The appearance and development of neurotransmitter sensitivity in Xenopus embryonic spinal neurones in vitro.

J. L. Bixby, N. C. Spitzer

Research output: Contribution to journalArticle

49 Scopus citations

Abstract

1. We have determined the time of onset and examined some of the properties of neurotransmitter sensitivity in Xenopus spinal neurones developing is dissociated cell culture. These cells are initially insensitive, but acquire responses to several agonists over a period of 6 h. 2. Nearly one-third of the neurones were depolarized by γ-aminobutyric acid (GABA) or by both GABA and glycine; these cells were not affected by glutamate. The reversal potential of the ionophoretic GABA response is -35 mV. These neurones are likely to be Rohon-Beard neurones. Roughly two-thirds of the neurones were depolarized by glutamate and hyperpolarized by GABA and by glycine. The reversal potential of the ionophoretic GABA response in -58 mV. These neurones are likely to include motoneurones. 3. A quantitative measure of the sensitivity to a given GABA dose was obtained at early and intermediate stages of development. The mean 'sensitivity index' (ionophoretic sensitivity/input resistance) for both classes of neurones in vitro was initially the same as that seen in Rohon-Beard neurones in vivo. This sensitivity index did not increase with time in culture to attain the value at intermediate stages in vivo. 4. The development of chemosensitivity in Rohon-Beard-like neurones in these cultures resembles that of Rohon-Beard neurones in the spinal cord with respect to the time of onset of response to GABA, the reversal potential, pharmacology and desensitization of these responses, and the spectrum of agonists to which they are sensitive. It differs in the absence of a developmental increase in sensitivity to GABA. The development of chemosensitivity in motoneurone-like neurones in these cultures parallels that of Rohon-Beard-like neurones, with respect to the time of onset and level of sensitivity, as well as susceptibility to pharmacological blockers. 5. Several features of normal neurotransmitter sensitivity, like features of the action potential, differentiate in culture in the absence of normal cellular interactions.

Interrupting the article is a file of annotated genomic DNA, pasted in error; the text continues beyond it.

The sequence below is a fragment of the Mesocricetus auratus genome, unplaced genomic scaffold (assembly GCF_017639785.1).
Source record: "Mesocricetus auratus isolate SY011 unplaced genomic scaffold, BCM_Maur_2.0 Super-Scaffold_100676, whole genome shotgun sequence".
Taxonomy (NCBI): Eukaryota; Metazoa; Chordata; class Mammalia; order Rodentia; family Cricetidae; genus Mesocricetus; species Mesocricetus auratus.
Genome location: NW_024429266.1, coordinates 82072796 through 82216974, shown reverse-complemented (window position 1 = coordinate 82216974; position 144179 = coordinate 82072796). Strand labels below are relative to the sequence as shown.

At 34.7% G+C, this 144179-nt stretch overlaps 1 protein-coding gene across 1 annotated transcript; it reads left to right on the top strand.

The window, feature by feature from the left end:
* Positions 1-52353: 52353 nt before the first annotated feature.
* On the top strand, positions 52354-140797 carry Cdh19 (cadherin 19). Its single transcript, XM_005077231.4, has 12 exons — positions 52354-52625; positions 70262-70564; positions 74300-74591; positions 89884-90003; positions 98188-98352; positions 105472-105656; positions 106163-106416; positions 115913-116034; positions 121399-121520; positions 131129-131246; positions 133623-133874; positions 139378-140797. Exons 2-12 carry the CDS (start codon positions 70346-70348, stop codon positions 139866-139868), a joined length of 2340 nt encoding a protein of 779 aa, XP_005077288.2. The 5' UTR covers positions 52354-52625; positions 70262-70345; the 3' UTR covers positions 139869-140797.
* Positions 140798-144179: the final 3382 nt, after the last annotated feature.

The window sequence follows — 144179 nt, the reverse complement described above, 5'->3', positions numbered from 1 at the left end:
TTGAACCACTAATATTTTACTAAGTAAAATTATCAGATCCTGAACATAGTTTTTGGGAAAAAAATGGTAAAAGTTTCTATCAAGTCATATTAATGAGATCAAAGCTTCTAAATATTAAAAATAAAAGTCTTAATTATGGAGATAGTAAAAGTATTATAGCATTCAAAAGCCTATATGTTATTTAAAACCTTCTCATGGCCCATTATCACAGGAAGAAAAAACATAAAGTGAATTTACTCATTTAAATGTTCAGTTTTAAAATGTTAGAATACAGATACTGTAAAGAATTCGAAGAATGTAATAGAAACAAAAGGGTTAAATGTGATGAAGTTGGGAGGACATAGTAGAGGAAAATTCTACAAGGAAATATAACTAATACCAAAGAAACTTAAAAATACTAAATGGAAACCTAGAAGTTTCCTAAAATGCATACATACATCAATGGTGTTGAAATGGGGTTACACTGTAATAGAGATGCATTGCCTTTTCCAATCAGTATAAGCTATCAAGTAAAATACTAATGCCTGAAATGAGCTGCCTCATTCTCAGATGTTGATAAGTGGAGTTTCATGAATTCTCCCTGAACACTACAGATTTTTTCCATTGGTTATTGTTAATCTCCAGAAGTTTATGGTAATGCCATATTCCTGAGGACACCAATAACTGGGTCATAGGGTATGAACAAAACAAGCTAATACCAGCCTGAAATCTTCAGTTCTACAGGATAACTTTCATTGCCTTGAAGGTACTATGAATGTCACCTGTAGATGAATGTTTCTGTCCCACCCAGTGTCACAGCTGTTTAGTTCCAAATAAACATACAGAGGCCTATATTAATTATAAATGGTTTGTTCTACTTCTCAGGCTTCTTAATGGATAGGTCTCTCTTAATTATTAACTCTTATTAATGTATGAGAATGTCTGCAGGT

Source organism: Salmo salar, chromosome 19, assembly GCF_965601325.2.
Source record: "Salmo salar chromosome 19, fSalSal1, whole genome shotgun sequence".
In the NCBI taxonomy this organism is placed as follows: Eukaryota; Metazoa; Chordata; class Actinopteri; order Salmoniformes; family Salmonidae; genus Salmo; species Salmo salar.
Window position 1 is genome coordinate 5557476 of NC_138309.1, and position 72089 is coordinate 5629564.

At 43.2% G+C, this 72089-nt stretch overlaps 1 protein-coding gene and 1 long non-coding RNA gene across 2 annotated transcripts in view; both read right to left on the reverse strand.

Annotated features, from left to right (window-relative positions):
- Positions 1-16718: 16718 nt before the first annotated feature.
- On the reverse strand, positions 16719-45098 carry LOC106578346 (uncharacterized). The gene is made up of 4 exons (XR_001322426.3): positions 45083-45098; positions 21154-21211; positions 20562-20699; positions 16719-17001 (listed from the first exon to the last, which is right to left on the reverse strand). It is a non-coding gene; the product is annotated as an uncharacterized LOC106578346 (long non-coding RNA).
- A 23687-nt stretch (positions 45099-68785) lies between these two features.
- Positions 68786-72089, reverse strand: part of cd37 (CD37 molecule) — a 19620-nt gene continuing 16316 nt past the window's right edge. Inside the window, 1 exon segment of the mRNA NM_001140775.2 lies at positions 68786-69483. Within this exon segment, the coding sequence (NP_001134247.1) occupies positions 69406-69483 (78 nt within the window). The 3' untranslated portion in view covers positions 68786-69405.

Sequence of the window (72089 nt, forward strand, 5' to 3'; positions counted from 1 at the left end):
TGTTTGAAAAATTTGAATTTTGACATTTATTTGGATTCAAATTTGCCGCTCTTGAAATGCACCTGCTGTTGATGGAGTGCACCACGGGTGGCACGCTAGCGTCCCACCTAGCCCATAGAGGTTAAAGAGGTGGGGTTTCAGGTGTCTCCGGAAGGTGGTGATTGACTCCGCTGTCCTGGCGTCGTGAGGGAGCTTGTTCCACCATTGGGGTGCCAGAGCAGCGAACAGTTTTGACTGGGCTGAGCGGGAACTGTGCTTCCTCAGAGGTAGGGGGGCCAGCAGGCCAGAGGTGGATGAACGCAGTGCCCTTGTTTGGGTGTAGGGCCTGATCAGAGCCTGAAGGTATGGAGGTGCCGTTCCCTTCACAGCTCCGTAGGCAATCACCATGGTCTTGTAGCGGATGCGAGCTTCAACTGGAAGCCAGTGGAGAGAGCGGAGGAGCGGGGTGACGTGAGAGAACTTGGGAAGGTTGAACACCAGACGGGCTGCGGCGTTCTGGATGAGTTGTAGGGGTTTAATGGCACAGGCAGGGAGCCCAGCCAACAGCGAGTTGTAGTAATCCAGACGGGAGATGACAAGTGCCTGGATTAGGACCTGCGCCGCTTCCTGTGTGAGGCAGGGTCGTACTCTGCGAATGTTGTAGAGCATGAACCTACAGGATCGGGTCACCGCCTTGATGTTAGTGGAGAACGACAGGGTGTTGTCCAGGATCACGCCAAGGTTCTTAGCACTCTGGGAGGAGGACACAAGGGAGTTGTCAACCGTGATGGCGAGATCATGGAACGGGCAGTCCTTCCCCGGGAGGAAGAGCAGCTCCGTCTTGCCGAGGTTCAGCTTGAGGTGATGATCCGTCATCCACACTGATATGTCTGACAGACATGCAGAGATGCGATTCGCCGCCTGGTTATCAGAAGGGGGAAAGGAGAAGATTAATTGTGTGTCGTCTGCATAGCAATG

Original languageEnglish (US)
Pages (from-to)143-155
Number of pages13
JournalThe Journal of Physiology
Volume353
Issue number1
DOIs
StatePublished - Aug 1 1984

ASJC Scopus subject areas

  • Physiology

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